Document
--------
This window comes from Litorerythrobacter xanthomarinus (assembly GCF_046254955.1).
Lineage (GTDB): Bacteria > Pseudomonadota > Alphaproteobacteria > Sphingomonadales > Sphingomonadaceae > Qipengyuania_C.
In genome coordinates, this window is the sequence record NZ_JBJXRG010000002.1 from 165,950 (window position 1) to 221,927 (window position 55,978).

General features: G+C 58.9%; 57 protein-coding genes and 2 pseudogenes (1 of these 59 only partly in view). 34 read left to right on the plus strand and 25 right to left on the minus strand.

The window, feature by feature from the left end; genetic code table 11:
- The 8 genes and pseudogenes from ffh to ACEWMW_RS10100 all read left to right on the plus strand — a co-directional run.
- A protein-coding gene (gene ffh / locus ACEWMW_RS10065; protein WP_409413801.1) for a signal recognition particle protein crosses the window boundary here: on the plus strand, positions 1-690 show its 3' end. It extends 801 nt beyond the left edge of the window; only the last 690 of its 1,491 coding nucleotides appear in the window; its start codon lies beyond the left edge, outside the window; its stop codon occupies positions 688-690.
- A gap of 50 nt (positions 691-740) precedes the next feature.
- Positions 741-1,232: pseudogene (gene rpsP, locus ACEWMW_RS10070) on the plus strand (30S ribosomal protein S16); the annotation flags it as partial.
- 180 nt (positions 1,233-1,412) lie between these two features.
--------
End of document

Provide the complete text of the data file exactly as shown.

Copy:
This window comes from Litorerythrobacter xanthomarinus (assembly GCF_046254955.1).
Lineage (GTDB): Bacteria > Pseudomonadota > Alphaproteobacteria > Sphingomonadales > Sphingomonadaceae > Qipengyuania_C.
In genome coordinates, this window is the sequence record NZ_JBJXRG010000002.1 from 165,950 (window position 1) to 221,927 (window position 55,978).

General features: G+C 58.9%; 57 protein-coding genes and 2 pseudogenes (1 of these 59 only partly in view). 34 read left to right on the plus strand and 25 right to left on the minus strand.

The window, feature by feature from the left end; genetic code table 11:
- The 8 genes and pseudogenes from ffh to ACEWMW_RS10100 all read left to right on the plus strand — a co-directional run.
- A protein-coding gene (gene ffh / locus ACEWMW_RS10065; protein WP_409413801.1) for a signal recognition particle protein crosses the window boundary here: on the plus strand, positions 1-690 show its 3' end. It extends 801 nt beyond the left edge of the window; only the last 690 of its 1,491 coding nucleotides appear in the window; its start codon lies beyond the left edge, outside the window; its stop codon occupies positions 688-690.
- A gap of 50 nt (positions 691-740) precedes the next feature.
- Positions 741-1,232: pseudogene (gene rpsP, locus ACEWMW_RS10070) on the plus strand (30S ribosomal protein S16); the annotation flags it as partial.
- 180 nt (positions 1,233-1,412) lie between these two features.